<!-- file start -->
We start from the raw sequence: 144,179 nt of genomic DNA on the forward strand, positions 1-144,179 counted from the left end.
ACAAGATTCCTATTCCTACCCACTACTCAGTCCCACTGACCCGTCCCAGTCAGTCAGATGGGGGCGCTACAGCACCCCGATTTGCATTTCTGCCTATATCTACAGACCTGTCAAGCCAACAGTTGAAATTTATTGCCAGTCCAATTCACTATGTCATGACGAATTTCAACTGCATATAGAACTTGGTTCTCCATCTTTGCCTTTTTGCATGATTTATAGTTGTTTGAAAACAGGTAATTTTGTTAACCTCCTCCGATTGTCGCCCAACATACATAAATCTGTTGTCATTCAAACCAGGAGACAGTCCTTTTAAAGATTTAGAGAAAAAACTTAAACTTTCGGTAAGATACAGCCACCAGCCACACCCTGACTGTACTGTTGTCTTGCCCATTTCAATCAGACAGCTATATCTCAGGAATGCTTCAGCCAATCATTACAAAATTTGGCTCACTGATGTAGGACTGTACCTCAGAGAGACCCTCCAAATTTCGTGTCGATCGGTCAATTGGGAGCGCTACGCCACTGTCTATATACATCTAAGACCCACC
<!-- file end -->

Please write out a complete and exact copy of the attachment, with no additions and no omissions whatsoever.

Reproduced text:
We start from the raw sequence: 144,179 nt of genomic DNA on the forward strand, positions 1-144,179 counted from the left end.
ACAAGATTCCTATTCCTACCCACTACTCAGTCCCACTGACCCGTCCCAGTCAGTCAGATGGGGGCGCTACAGCACCCCGATTTGCATTTCTGCCTATATCTACAGACCTGTCAAGCCAACAGTTGAAATTTATTGCCAGTCCAATTCACTATGTCATGACGAATTTCAACTGCATATAGAACTTGGTTCTCCATCTTTGCCTTTTTGCATGATTTATAGTTGTTTGAAAACAGGTAATTTTGTTAACCTCCTCCGATTGTCGCCCAACATACATAAATCTGTTGTCATTCAAACCAGGAGACAGTCCTTTTAAAGATTTAGAGAAAAAACTTAAACTTTCGGTAAGATACAGCCACCAGCCACACCCTGACTGTACTGTTGTCTTGCCCATTTCAATCAGACAGCTATATCTCAGGAATGCTTCAGCCAATCATTACAAAATTTGGCTCACTGATGTAGGACTGTACCTCAGAGAGACCCTCCAAATTTCGTGTCGATCGGTCAATTGGGAGCGCTACGCCACTGTCTATATACATCTAAGACCCACC